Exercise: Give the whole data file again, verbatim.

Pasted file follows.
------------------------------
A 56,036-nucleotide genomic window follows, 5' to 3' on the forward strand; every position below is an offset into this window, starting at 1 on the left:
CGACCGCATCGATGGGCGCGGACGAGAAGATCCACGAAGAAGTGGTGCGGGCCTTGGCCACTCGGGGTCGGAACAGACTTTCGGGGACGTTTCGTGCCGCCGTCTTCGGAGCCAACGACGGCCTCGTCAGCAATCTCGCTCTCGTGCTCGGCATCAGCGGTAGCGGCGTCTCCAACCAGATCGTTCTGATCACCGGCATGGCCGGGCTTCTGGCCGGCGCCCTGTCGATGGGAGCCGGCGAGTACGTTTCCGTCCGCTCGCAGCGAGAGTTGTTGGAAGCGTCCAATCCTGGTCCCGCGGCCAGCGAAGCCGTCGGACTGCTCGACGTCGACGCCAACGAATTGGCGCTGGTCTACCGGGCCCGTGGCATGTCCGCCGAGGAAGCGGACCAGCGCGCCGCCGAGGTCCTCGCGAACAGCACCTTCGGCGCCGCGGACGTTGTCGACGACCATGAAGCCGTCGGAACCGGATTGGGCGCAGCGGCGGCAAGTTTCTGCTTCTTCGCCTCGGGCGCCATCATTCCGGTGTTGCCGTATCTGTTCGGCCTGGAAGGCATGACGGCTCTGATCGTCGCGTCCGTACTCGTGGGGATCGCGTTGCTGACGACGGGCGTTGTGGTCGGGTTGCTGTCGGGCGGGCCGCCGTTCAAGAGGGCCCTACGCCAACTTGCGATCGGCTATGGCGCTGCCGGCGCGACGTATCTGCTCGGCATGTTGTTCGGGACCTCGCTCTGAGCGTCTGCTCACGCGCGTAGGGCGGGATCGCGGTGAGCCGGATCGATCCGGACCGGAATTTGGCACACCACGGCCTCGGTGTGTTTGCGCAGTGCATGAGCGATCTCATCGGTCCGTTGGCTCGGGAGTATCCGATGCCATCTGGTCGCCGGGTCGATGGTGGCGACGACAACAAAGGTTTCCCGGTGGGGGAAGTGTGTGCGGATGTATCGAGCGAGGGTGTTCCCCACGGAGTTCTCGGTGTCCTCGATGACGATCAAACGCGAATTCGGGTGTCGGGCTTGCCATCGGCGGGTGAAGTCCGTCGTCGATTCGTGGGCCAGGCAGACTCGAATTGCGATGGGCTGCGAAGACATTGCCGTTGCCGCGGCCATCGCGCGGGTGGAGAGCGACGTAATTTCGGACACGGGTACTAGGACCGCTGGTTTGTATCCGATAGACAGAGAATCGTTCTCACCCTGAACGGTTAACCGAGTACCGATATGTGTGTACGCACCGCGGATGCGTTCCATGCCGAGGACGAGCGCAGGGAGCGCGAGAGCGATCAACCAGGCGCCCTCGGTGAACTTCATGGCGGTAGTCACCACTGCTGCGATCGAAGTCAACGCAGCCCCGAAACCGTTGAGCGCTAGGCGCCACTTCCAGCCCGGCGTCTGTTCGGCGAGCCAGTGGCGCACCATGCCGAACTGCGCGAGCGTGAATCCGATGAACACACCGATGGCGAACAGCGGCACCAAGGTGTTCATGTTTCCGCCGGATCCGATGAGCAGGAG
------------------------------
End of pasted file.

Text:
A 56,036-nucleotide genomic window follows, 5' to 3' on the forward strand; every position below is an offset into this window, starting at 1 on the left:
CGACCGCATCGATGGGCGCGGACGAGAAGATCCACGAAGAAGTGGTGCGGGCCTTGGCCACTCGGGGTCGGAACAGACTTTCGGGGACGTTTCGTGCCGCCGTCTTCGGAGCCAACGACGGCCTCGTCAGCAATCTCGCTCTCGTGCTCGGCATCAGCGGTAGCGGCGTCTCCAACCAGATCGTTCTGATCACCGGCATGGCCGGGCTTCTGGCCGGCGCCCTGTCGATGGGAGCCGGCGAGTACGTTTCCGTCCGCTCGCAGCGAGAGTTGTTGGAAGCGTCCAATCCTGGTCCCGCGGCCAGCGAAGCCGTCGGACTGCTCGACGTCGACGCCAACGAATTGGCGCTGGTCTACCGGGCCCGTGGCATGTCCGCCGAGGAAGCGGACCAGCGCGCCGCCGAGGTCCTCGCGAACAGCACCTTCGGCGCCGCGGACGTTGTCGACGACCATGAAGCCGTCGGAACCGGATTGGGCGCAGCGGCGGCAAGTTTCTGCTTCTTCGCCTCGGGCGCCATCATTCCGGTGTTGCCGTATCTGTTCGGCCTGGAAGGCATGACGGCTCTGATCGTCGCGTCCGTACTCGTGGGGATCGCGTTGCTGACGACGGGCGTTGTGGTCGGGTTGCTGTCGGGCGGGCCGCCGTTCAAGAGGGCCCTACGCCAACTTGCGATCGGCTATGGCGCTGCCGGCGCGACGTATCTGCTCGGCATGTTGTTCGGGACCTCGCTCTGAGCGTCTGCTCACGCGCGTAGGGCGGGATCGCGGTGAGCCGGATCGATCCGGACCGGAATTTGGCACACCACGGCCTCGGTGTGTTTGCGCAGTGCATGAGCGATCTCATCGGTCCGTTGGCTCGGGAGTATCCGATGCCATCTGGTCGCCGGGTCGATGGTGGCGACGACAACAAAGGTTTCCCGGTGGGGGAAGTGTGTGCGGATGTATCGAGCGAGGGTGTTCCCCACGGAGTTCTCGGTGTCCTCGATGACGATCAAACGCGAATTCGGGTGTCGGGCTTGCCATCGGCGGGTGAAGTCCGTCGTCGATTCGTGGGCCAGGCAGACTCGAATTGCGATGGGCTGCGAAGACATTGCCGTTGCCGCGGCCATCGCGCGGGTGGAGAGCGACGTAATTTCGGACACGGGTACTAGGACCGCTGGTTTGTATCCGATAGACAGAGAATCGTTCTCACCCTGAACGGTTAACCGAGTACCGATATGTGTGTACGCACCGCGGATGCGTTCCATGCCGAGGACGAGCGCAGGGAGCGCGAGAGCGATCAACCAGGCGCCCTCGGTGAACTTCATGGCGGTAGTCACCACTGCTGCGATCGAAGTCAACGCAGCCCCGAAACCGTTGAGCGCTAGGCGCCACTTCCAGCCCGGCGTCTGTTCGGCGAGCCAGTGGCGCACCATGCCGAACTGCGCGAGCGTGAATCCGATGAACACACCGATGGCGAACAGCGGCACCAAGGTGTTCATGTTTCCGCCGGATCCGATGAGCAGGAG